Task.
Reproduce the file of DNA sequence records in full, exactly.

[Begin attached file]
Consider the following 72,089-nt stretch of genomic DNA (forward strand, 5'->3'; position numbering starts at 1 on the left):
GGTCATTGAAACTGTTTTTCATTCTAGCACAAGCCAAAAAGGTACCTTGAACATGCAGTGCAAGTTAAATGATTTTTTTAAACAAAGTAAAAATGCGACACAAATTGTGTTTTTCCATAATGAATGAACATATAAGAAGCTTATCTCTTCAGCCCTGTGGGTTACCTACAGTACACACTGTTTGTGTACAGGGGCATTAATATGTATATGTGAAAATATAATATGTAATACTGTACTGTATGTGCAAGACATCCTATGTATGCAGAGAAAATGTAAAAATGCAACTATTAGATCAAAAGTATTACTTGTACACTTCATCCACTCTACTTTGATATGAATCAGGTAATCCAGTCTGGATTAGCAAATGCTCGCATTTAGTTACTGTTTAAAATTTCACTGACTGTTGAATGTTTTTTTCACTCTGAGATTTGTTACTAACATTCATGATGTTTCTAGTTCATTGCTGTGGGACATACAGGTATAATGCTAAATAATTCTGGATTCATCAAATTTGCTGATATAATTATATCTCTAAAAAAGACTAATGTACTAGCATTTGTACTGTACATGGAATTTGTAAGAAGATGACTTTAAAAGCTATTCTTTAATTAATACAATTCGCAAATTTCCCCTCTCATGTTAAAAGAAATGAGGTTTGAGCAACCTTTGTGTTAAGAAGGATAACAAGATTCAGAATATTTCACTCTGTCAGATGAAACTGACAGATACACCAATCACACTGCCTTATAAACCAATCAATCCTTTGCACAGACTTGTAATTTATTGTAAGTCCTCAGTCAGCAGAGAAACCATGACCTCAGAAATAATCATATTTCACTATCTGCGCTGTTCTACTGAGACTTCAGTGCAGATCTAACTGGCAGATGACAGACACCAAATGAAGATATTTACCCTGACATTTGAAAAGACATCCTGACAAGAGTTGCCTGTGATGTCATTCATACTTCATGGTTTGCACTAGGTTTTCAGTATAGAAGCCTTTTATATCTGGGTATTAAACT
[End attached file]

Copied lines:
Consider the following 72,089-nt stretch of genomic DNA (forward strand, 5'->3'; position numbering starts at 1 on the left):
GGTCATTGAAACTGTTTTTCATTCTAGCACAAGCCAAAAAGGTACCTTGAACATGCAGTGCAAGTTAAATGATTTTTTTAAACAAAGTAAAAATGCGACACAAATTGTGTTTTTCCATAATGAATGAACATATAAGAAGCTTATCTCTTCAGCCCTGTGGGTTACCTACAGTACACACTGTTTGTGTACAGGGGCATTAATATGTATATGTGAAAATATAATATGTAATACTGTACTGTATGTGCAAGACATCCTATGTATGCAGAGAAAATGTAAAAATGCAACTATTAGATCAAAAGTATTACTTGTACACTTCATCCACTCTACTTTGATATGAATCAGGTAATCCAGTCTGGATTAGCAAATGCTCGCATTTAGTTACTGTTTAAAATTTCACTGACTGTTGAATGTTTTTTTCACTCTGAGATTTGTTACTAACATTCATGATGTTTCTAGTTCATTGCTGTGGGACATACAGGTATAATGCTAAATAATTCTGGATTCATCAAATTTGCTGATATAATTATATCTCTAAAAAAGACTAATGTACTAGCATTTGTACTGTACATGGAATTTGTAAGAAGATGACTTTAAAAGCTATTCTTTAATTAATACAATTCGCAAATTTCCCCTCTCATGTTAAAAGAAATGAGGTTTGAGCAACCTTTGTGTTAAGAAGGATAACAAGATTCAGAATATTTCACTCTGTCAGATGAAACTGACAGATACACCAATCACACTGCCTTATAAACCAATCAATCCTTTGCACAGACTTGTAATTTATTGTAAGTCCTCAGTCAGCAGAGAAACCATGACCTCAGAAATAATCATATTTCACTATCTGCGCTGTTCTACTGAGACTTCAGTGCAGATCTAACTGGCAGATGACAGACACCAAATGAAGATATTTACCCTGACATTTGAAAAGACATCCTGACAAGAGTTGCCTGTGATGTCATTCATACTTCATGGTTTGCACTAGGTTTTCAGTATAGAAGCCTTTTATATCTGGGTATTAAACT